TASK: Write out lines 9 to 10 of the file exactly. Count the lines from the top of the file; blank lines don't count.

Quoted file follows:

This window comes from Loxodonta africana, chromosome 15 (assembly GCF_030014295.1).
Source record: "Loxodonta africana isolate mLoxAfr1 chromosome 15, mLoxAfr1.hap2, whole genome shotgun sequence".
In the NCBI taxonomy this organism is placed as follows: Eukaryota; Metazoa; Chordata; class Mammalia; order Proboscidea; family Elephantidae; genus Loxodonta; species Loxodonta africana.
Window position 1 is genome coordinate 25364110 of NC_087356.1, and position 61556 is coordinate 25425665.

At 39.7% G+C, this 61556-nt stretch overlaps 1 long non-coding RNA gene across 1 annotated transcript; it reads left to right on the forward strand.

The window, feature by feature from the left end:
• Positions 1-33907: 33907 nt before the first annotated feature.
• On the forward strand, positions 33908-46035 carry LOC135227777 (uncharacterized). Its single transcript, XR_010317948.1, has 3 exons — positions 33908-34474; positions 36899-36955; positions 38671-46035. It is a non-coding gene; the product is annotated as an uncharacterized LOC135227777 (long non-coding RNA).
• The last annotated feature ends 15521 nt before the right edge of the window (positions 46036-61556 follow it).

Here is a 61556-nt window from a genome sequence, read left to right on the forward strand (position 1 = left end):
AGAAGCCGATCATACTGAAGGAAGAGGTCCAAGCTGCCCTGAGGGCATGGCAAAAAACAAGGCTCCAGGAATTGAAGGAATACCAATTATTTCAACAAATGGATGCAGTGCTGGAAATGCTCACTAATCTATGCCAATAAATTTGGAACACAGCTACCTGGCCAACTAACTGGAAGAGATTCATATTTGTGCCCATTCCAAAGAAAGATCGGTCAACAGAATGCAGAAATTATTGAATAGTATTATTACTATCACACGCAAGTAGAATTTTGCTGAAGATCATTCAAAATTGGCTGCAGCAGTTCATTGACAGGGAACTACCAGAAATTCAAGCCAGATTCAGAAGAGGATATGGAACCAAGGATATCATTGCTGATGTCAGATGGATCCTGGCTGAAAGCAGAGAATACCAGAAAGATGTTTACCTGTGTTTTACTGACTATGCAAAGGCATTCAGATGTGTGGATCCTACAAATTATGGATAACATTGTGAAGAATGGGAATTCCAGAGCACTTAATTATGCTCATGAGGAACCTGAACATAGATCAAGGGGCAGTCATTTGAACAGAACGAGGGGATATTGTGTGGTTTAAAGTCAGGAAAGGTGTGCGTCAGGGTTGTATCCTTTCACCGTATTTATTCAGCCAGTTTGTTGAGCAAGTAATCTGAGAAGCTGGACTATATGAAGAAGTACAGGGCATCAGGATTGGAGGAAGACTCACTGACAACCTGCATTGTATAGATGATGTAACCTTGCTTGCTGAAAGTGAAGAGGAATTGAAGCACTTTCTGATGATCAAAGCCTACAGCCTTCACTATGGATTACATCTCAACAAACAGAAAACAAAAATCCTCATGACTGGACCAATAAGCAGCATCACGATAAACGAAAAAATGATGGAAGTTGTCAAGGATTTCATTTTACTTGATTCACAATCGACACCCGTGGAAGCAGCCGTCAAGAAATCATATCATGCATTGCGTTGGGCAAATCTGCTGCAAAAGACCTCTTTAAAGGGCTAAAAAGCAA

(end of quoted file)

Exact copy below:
• The last annotated feature ends 15521 nt before the right edge of the window (positions 46036-61556 follow it).

Here is a 61556-nt window from a genome sequence, read left to right on the forward strand (position 1 = left end):